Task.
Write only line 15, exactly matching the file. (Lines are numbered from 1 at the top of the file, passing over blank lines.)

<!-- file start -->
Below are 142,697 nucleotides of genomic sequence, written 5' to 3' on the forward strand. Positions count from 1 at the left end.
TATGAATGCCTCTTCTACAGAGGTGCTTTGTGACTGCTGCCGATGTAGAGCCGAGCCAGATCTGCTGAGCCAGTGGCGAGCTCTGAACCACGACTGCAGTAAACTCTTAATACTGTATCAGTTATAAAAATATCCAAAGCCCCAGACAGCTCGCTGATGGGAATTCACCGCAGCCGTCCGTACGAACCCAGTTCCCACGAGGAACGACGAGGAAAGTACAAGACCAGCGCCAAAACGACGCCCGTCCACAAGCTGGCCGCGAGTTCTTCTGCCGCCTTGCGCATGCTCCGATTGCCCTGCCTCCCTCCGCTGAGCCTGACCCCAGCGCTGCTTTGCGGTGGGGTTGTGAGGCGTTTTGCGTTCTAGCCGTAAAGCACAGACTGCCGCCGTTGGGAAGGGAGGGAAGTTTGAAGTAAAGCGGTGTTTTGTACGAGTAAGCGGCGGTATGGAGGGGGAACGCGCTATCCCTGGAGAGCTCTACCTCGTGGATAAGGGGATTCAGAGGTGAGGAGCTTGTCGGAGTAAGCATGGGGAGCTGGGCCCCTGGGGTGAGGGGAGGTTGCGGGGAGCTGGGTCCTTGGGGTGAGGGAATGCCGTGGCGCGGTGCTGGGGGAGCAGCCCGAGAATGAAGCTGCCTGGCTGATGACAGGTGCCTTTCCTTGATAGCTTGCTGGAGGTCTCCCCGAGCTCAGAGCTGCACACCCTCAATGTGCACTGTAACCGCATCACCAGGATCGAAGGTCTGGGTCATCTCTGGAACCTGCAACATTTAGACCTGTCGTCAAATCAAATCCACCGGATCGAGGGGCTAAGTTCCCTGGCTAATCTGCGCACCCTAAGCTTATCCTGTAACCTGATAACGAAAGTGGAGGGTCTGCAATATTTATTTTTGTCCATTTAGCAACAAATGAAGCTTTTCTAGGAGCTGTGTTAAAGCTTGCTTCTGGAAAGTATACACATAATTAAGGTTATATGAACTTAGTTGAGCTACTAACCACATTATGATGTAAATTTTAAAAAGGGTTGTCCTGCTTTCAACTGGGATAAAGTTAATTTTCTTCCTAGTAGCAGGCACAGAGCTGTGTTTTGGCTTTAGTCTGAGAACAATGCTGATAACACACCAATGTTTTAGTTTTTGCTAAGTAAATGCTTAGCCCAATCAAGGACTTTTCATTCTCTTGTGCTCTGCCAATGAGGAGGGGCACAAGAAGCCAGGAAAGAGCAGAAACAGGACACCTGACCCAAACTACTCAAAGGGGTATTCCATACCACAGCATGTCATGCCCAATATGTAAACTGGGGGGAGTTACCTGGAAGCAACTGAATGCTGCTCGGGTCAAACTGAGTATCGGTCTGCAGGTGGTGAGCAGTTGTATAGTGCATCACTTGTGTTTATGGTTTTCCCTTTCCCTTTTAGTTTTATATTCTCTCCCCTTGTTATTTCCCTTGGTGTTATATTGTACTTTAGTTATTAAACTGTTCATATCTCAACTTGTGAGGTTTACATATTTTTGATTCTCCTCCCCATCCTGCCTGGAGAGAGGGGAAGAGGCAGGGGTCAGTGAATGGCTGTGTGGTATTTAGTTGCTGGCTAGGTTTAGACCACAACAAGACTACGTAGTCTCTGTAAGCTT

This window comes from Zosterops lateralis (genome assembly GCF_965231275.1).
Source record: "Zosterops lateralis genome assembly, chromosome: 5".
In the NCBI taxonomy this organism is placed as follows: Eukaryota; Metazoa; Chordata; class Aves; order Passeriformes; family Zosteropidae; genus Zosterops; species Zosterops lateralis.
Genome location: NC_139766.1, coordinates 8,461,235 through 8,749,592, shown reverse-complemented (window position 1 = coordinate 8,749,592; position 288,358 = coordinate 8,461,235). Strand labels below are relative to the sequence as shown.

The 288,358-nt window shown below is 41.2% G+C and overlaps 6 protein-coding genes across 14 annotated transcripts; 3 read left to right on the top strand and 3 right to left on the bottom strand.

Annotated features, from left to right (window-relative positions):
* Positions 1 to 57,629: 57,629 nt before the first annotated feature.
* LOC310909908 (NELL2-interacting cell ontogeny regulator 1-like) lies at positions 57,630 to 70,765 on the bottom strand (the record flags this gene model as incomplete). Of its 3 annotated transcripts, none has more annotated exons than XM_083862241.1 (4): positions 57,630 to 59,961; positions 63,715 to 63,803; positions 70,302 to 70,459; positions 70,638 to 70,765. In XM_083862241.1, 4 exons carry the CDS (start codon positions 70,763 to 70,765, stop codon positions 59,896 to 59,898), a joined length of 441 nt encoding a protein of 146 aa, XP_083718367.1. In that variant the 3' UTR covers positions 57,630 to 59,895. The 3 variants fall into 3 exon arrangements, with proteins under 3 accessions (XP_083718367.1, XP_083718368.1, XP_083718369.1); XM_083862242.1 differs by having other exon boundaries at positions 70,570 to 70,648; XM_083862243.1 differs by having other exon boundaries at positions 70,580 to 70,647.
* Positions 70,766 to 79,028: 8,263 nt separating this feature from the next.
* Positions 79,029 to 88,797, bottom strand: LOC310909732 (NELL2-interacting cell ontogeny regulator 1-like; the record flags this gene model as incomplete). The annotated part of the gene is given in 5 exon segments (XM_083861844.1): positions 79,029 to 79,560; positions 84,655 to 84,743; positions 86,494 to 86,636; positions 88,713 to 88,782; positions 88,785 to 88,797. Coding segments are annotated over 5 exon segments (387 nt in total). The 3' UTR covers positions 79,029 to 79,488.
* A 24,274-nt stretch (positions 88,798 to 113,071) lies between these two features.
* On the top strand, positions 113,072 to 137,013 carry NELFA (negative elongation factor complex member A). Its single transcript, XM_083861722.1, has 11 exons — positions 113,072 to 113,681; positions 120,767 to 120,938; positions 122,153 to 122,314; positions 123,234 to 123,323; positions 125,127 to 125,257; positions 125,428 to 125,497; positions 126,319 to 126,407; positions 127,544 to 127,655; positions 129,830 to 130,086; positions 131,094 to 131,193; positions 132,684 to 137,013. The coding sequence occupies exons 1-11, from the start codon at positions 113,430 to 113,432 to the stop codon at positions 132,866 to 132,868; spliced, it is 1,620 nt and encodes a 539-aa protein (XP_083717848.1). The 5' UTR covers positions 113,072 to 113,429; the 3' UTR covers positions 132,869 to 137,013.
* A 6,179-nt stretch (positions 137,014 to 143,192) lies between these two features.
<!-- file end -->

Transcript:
* A 6,179-nt stretch (positions 137,014 to 143,192) lies between these two features.